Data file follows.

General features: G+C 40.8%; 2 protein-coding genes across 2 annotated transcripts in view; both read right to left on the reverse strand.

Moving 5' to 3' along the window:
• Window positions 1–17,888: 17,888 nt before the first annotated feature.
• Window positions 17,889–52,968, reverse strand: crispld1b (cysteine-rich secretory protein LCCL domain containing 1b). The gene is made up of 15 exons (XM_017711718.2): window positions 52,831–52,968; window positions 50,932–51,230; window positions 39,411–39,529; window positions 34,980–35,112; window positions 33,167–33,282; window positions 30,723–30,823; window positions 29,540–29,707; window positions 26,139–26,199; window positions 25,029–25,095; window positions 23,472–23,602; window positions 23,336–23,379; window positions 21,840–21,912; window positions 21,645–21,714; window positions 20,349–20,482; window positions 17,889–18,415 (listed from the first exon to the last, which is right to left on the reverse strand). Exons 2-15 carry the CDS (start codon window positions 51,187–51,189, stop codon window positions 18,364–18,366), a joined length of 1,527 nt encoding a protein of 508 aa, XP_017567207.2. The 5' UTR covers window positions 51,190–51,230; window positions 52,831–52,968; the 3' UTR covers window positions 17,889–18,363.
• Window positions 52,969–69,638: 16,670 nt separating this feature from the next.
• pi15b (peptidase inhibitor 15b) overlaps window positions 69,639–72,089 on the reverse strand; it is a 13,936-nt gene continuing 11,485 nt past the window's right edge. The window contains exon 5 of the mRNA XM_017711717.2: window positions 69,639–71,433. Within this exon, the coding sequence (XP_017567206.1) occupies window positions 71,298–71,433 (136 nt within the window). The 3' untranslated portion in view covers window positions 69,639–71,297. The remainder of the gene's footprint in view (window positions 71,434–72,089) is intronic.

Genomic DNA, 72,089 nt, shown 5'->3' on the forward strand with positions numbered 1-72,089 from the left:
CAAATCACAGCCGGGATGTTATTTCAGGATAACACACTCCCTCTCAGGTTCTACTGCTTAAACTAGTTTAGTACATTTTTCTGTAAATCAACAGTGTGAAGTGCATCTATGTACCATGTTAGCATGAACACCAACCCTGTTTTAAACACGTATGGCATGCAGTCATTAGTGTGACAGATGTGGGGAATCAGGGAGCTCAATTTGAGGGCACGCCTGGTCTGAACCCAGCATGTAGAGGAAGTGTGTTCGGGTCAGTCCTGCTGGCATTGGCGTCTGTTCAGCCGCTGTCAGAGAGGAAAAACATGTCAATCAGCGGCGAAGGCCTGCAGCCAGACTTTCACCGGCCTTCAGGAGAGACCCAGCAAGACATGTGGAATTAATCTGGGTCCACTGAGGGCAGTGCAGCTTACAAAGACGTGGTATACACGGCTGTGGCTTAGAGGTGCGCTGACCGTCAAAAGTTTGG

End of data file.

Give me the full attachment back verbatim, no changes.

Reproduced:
General features: G+C 40.8%; 2 protein-coding genes across 2 annotated transcripts in view; both read right to left on the reverse strand.

Moving 5' to 3' along the window:
• Window positions 1–17,888: 17,888 nt before the first annotated feature.
• Window positions 17,889–52,968, reverse strand: crispld1b (cysteine-rich secretory protein LCCL domain containing 1b). The gene is made up of 15 exons (XM_017711718.2): window positions 52,831–52,968; window positions 50,932–51,230; window positions 39,411–39,529; window positions 34,980–35,112; window positions 33,167–33,282; window positions 30,723–30,823; window positions 29,540–29,707; window positions 26,139–26,199; window positions 25,029–25,095; window positions 23,472–23,602; window positions 23,336–23,379; window positions 21,840–21,912; window positions 21,645–21,714; window positions 20,349–20,482; window positions 17,889–18,415 (listed from the first exon to the last, which is right to left on the reverse strand). Exons 2-15 carry the CDS (start codon window positions 51,187–51,189, stop codon window positions 18,364–18,366), a joined length of 1,527 nt encoding a protein of 508 aa, XP_017567207.2. The 5' UTR covers window positions 51,190–51,230; window positions 52,831–52,968; the 3' UTR covers window positions 17,889–18,363.
• Window positions 52,969–69,638: 16,670 nt separating this feature from the next.
• pi15b (peptidase inhibitor 15b) overlaps window positions 69,639–72,089 on the reverse strand; it is a 13,936-nt gene continuing 11,485 nt past the window's right edge. The window contains exon 5 of the mRNA XM_017711717.2: window positions 69,639–71,433. Within this exon, the coding sequence (XP_017567206.1) occupies window positions 71,298–71,433 (136 nt within the window). The 3' untranslated portion in view covers window positions 69,639–71,297. The remainder of the gene's footprint in view (window positions 71,434–72,089) is intronic.

Genomic DNA, 72,089 nt, shown 5'->3' on the forward strand with positions numbered 1-72,089 from the left:
CAAATCACAGCCGGGATGTTATTTCAGGATAACACACTCCCTCTCAGGTTCTACTGCTTAAACTAGTTTAGTACATTTTTCTGTAAATCAACAGTGTGAAGTGCATCTATGTACCATGTTAGCATGAACACCAACCCTGTTTTAAACACGTATGGCATGCAGTCATTAGTGTGACAGATGTGGGGAATCAGGGAGCTCAATTTGAGGGCACGCCTGGTCTGAACCCAGCATGTAGAGGAAGTGTGTTCGGGTCAGTCCTGCTGGCATTGGCGTCTGTTCAGCCGCTGTCAGAGAGGAAAAACATGTCAATCAGCGGCGAAGGCCTGCAGCCAGACTTTCACCGGCCTTCAGGAGAGACCCAGCAAGACATGTGGAATTAATCTGGGTCCACTGAGGGCAGTGCAGCTTACAAAGACGTGGTATACACGGCTGTGGCTTAGAGGTGCGCTGACCGTCAAAAGTTTGG